Traveling with your pet can be fun and adventurous if you take the time to plan before you hit the road or take to the friendly skies. It is wise to consider your pet in regards to their health, age, temperament, and their general travel disposition. Does your pet enjoy riding in the car or do they experience high levels of anxiety? Do they have arthritis and find it difficult to sit for long periods of time?
If you assess your pet and decide that traveling with your pet would just be too much for them, or if your veterinarian recommends against it, there is no harm in getting a pet sitter or locating a safe place for boarding. The goal is to make the experience as pleasant as possible for you and your pet. Click here, for some ways to make it easier on your dog when you go out of town.
If you are up for traveling with your pet, then you will also want to make sure that there are pet-friendly hotels along your journey and at your final destination.
Mode of Transport When Traveling With Your Pet
The first step to planning your journey is to think about how you will be traveling with your pet. The mode of transport, either by plane or car, will determine the kind of pet carrier you will want to use.
Hitting the Road requires a bit of preparation, but can be fun and safe for your faithful, furry, four-legged companions. While traveling with your pet, it is paramount to ensure your pet’s safety. Keep them in a well-ventilated carrier or restrained in the back seat with a harness attached to a seatbelt. The crate should be large enough for your pet to stand, sit, lie down and turn around in comfortably.
Your pet should never be allowed to ride unrestrained with their head outside the window. They may be injured due to flying debris. Allow for plenty of pit-stops, and keep water and a bowl handy, so your faithful friend doesn’t become dehydrated.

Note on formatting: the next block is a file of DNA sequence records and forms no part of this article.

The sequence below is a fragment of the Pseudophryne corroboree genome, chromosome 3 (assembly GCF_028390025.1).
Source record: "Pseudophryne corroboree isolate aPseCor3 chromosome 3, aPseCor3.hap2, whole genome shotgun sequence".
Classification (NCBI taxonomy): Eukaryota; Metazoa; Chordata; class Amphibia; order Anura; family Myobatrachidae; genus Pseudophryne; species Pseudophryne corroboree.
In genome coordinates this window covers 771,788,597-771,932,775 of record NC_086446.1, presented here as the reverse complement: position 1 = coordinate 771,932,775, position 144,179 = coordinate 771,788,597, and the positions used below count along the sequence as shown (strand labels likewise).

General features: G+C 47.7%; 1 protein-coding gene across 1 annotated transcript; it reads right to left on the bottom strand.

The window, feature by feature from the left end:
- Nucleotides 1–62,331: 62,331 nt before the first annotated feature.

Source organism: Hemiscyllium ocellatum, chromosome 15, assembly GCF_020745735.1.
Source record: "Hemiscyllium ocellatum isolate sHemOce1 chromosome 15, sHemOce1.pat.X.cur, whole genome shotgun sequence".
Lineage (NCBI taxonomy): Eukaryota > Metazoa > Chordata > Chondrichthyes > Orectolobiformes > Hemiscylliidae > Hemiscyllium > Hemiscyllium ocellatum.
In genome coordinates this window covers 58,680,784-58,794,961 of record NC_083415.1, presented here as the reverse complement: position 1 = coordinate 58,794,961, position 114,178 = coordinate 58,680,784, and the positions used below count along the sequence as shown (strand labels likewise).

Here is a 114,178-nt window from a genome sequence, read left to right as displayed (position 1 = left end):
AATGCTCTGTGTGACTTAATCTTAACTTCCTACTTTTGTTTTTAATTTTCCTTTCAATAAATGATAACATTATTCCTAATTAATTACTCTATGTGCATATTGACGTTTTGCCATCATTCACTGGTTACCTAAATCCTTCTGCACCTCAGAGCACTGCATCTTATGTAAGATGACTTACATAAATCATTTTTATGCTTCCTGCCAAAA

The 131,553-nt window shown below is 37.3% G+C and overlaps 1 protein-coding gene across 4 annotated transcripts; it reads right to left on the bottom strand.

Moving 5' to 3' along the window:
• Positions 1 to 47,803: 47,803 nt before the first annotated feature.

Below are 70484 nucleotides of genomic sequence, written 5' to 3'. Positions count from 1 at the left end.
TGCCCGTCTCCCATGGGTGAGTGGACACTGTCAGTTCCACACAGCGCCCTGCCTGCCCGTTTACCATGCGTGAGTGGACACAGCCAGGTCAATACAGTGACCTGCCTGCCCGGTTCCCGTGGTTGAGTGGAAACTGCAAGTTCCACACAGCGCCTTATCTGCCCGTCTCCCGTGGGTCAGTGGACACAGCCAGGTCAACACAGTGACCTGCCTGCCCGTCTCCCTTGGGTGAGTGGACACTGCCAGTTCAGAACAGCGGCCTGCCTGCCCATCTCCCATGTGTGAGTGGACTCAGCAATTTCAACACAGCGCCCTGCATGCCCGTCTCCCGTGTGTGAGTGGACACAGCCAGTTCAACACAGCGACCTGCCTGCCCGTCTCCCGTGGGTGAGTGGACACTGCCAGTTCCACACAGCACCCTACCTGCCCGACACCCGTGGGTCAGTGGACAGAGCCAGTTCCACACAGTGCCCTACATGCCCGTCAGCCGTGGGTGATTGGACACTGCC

Never leave your animal alone in a parked vehicle either on a hot day or in cold weather. Even with the windows open, a parked automobile can become dangerously hot in no time, and heatstroke can develop. In cold weather, a car acts as a refrigerator, holding in the cold, and may lead to hypothermia in your pet.
Flying the Friendly Skies can be successful if you know the regulations imposed by the airlines. Your pet may ride under the seat in front of you if they are small enough to fit in a properly sized pet carrier that meets carry-on specifications for the airline.
If you don’t already own a carrier or crate that is USDA-approved, then you will need to purchase one. The crate should be large enough for your pet to stand, sit and turn around in comfortably, and lined with some type of bedding or material to absorb accidents. It should be well-ventilated and marked with a “Live Animal” sticker along with your name, cell phone number, and destination phone number. Also, include a photo of your pet.
Book a direct flight on the same plane as you. Purchase your tickets at the same time. Don’t fly when the temperature is above 85 degrees Fahrenheit or below 45 degrees Fahrenheit. Traveling with your pet requires a bit of preparation on your part, but it will be well worth it as you journey to your destination.
Pack your Pet’s Suitcase just as you would pack for yourself! I have enough trouble packing my own suitcase, so this could be a downside for me as I think about traveling with my pet.
Some of the essentials include food bowl and water bowl, medications and medical records, bedding, collar with current tags, a leash, grooming supplies, a current photo of your pet, favorite toys, a sturdy and well-ventilated carrier, litter, and a litter box (for cats). Moreover, a pet First Aid kit should be a part of your travel essentials.
Visit the Vet prior to Your Journey to ensure your pet is healthy enough to travel and they are current on their vaccinations. You want to make sure that you have a sufficient supply of any medications your pet may need during the trip. Get copies of any required travel documents (contact the airlines for specific requirements).
Traveling with your pet can be stressful for them, especially if they suffer from arthritis, a heart condition, or are naturally high strung. Ask your veterinarian if he or she can prescribe medication to reduce anxiety or travel sickness in your pet. It is a good idea to test them on your pet a few days before the trip to ensure that they don’t have any adverse reactions to the medication (nothing will ruin a trip faster than vomit or diarrhea).
Traveling with your pet simply requires a bit of research and preparation. The goal is to bring your faithful companion with you in a healthy and safe manner. Once you know what to pack, what to expect, and what to do each step of the way, there is no stopping you!